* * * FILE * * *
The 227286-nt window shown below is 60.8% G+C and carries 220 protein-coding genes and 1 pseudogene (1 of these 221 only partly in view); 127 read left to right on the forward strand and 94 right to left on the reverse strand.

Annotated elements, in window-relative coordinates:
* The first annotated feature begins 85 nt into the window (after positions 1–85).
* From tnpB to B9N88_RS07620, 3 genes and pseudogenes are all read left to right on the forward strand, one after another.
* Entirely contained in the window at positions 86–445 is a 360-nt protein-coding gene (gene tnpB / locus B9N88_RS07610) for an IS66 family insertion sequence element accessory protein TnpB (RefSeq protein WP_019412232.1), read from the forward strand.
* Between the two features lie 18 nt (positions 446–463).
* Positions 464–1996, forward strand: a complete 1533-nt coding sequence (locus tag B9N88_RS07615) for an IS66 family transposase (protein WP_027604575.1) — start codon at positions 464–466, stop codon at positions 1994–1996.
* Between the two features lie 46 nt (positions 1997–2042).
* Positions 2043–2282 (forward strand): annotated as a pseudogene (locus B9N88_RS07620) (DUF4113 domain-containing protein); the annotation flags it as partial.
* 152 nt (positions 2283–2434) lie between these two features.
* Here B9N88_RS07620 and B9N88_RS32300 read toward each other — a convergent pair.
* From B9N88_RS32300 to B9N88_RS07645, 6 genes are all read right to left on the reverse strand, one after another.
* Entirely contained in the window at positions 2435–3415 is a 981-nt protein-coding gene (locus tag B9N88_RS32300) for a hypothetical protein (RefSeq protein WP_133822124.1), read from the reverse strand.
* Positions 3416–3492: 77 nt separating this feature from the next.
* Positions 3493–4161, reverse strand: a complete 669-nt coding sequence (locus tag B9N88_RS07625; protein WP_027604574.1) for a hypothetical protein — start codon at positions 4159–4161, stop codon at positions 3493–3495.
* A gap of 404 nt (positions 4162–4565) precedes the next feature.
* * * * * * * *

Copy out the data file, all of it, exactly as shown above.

The 227286-nt window shown below is 60.8% G+C and carries 220 protein-coding genes and 1 pseudogene (1 of these 221 only partly in view); 127 read left to right on the forward strand and 94 right to left on the reverse strand.

Annotated elements, in window-relative coordinates:
* The first annotated feature begins 85 nt into the window (after positions 1–85).
* From tnpB to B9N88_RS07620, 3 genes and pseudogenes are all read left to right on the forward strand, one after another.
* Entirely contained in the window at positions 86–445 is a 360-nt protein-coding gene (gene tnpB / locus B9N88_RS07610) for an IS66 family insertion sequence element accessory protein TnpB (RefSeq protein WP_019412232.1), read from the forward strand.
* Between the two features lie 18 nt (positions 446–463).
* Positions 464–1996, forward strand: a complete 1533-nt coding sequence (locus tag B9N88_RS07615) for an IS66 family transposase (protein WP_027604575.1) — start codon at positions 464–466, stop codon at positions 1994–1996.
* Between the two features lie 46 nt (positions 1997–2042).
* Positions 2043–2282 (forward strand): annotated as a pseudogene (locus B9N88_RS07620) (DUF4113 domain-containing protein); the annotation flags it as partial.
* 152 nt (positions 2283–2434) lie between these two features.
* Here B9N88_RS07620 and B9N88_RS32300 read toward each other — a convergent pair.
* From B9N88_RS32300 to B9N88_RS07645, 6 genes are all read right to left on the reverse strand, one after another.
* Entirely contained in the window at positions 2435–3415 is a 981-nt protein-coding gene (locus tag B9N88_RS32300) for a hypothetical protein (RefSeq protein WP_133822124.1), read from the reverse strand.
* Positions 3416–3492: 77 nt separating this feature from the next.
* Positions 3493–4161, reverse strand: a complete 669-nt coding sequence (locus tag B9N88_RS07625; protein WP_027604574.1) for a hypothetical protein — start codon at positions 4159–4161, stop codon at positions 3493–3495.
* A gap of 404 nt (positions 4162–4565) precedes the next feature.